• Know that there are different per capita models to choose from but there are “do’s” and “don’ts”!


    • Consider different models: to municipalities or to schools? [e.g. Bulgaria vs. Georgia]

    • Consider different paces and implementation schedules: [e.g. start with pilots, in certain areas, types of schools, allow for long/short transition period]

    • Consider different formulas: distinguish by types of students (primary vs. secondary, poor/non-poor, different-mother tongue etc) or structural features of municipalities (e.g Bulgaria)


    • Differentiate per capita amount by features within the control of education planners/principals! [e.g. don’t give more money to “small schools”, schools with poor insulation etc]

    • Make the formula too complicated!

…but is not enough

  • Think through intended and unintended impacts of the reform and be prepared with measures to provide support, e.g

    • Principals will need training. Bulgaria established an Institute for School Directors which, immediately, started providing ad hoc courses.

    • Municipal education officers will need hand-holding (seminars, training materials, information campaigns)

    • Teachers will need to be brought on board [this wasn’t done so effectively in Bulgaria]

    • How are you going to ensure quality education? (i.e. education is not just about saving money!!)

    • School closures are likely to increase. Be prepared with a strategy to support this process

You need to be proactive in designing programs to address concerns

  • Addressing concerns that switch to per capita finance will lead to a deterioration in quality

    • Commitment to rigorously monitor quality of education

    • Identify the cause of the concern? What exactly is the fear?

      • Recognize that closing small schools may be a good thing for quality

      • Recognize the weaknesses of input-based financing from a quality perspective!

        • SEE NEXT SLIDE

Preparing a program to address concerns related to school closures is essential

  • Addressing concerns that arise with school closures

    • Transportation of children

      • Bulgaria introduced a program to supply municipalities with busses

    • Provide funds to rehabilitate/expand “receiving” schools

    • Concerns about safety of children

      • No simple fix! Listen and allow municipalities to experiment with local solutions.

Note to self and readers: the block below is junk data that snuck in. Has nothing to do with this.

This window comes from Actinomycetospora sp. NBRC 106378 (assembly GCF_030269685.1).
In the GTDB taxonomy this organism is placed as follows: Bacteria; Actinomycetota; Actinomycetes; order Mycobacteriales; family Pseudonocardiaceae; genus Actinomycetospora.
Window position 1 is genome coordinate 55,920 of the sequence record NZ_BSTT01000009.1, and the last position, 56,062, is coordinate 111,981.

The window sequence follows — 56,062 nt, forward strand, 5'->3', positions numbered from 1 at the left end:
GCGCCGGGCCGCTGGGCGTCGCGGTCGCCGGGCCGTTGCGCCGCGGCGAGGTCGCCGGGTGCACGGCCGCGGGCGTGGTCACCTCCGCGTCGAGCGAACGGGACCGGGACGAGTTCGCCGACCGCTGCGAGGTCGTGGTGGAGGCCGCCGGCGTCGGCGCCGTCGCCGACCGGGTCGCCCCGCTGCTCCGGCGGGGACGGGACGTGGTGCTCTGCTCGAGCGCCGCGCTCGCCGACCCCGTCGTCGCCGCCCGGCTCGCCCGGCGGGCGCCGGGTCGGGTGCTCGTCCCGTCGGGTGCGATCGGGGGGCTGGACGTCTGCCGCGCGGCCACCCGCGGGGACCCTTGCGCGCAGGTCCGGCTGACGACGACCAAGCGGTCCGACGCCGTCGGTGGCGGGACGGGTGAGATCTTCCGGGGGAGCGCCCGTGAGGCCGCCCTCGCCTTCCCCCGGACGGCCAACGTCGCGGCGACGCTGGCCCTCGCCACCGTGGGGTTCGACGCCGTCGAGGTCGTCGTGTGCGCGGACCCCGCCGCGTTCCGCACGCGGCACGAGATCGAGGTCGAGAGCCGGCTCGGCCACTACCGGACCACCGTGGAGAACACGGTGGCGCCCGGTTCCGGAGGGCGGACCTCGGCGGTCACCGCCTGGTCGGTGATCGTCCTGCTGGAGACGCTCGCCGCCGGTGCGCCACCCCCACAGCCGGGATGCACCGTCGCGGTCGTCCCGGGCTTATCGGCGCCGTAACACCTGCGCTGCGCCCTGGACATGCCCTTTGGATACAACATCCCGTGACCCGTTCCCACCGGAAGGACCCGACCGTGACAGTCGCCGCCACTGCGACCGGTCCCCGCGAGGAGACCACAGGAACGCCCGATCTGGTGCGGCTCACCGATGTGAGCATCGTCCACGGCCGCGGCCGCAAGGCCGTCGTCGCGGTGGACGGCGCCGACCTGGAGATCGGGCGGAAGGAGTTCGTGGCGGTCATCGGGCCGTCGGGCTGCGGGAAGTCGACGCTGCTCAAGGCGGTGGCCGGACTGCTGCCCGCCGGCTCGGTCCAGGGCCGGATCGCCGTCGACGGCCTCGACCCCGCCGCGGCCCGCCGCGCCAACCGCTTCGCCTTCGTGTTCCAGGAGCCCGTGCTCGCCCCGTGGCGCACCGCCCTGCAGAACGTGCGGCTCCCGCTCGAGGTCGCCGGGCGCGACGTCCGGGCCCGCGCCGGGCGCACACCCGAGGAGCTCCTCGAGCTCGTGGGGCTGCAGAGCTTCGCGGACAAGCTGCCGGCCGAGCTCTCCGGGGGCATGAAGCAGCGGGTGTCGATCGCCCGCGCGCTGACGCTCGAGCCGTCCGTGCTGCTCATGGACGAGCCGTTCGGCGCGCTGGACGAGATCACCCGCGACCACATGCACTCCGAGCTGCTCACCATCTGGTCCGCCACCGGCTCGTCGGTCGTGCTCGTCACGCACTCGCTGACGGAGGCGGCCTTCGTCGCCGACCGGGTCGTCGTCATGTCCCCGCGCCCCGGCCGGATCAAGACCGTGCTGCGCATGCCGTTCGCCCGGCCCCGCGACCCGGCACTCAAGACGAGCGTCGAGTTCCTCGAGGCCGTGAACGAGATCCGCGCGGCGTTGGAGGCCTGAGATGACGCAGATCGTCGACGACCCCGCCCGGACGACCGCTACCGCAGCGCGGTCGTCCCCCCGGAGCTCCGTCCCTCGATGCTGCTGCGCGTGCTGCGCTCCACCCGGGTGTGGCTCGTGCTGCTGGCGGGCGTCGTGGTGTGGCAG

• Safeguards to ensure that access isn’t impaired as a result of school closure

      • Introduce notion of “protected schools”

      • Review and strengthen your procedures and consider expanding staff who will be involved in reviewing applications

      • Built in mechanisms to do ex post evaluations: track students to their new schools!

Complement per capita finance with “sticks” and “carrots”

  • Introducing per capita finance may not be enough to accelerate school consolidation: it sets in place the right incentives but it could still take years for municipalities and schools to respond to those incentives (especially if you are not careful in the way the per capita formula is designed (again, for discussion)).

  • Think of additional sticks and carrots to accelerate the process

  • Sticks: tighten the screws!

    • Set per student amounts low to force municipalities to take action

  • Carrots: Create generous national programs to support the process (e.g. bus program, rehabilitation of school program, severance program to teachers)

    • Require that municipalities close down/ merge a school to receive funds from program

Strong political leadership and cooperation is required

  • Strong political leadership is needed: Closing schools and laying off teachers are unpopular decisions!

    -> You need a broad political consensus that the quality of education will not be improved unless some drastic measures are done.

    • In Bulgaria, (i) the current minister of education is also the deputy prime minister and leader of one of the main coalition parties; and (ii) his strategic vision was passed in parliament before the reforms began.

    • Be willing to face down strikes! [6 weeks in Bulgaria] and protests over school closures

  • Interministerial cooperation is critical. These reforms are complicated and require knowledge and skills from ministry of education, ministry of finance, and the statistical office.

    • Ad hoc collegial interministerial teams of trouble-shooters was established in Bulgaria.

    • Flexible funds were available from newly established Director’s Institute to conduct seminars and provide training.

  • Login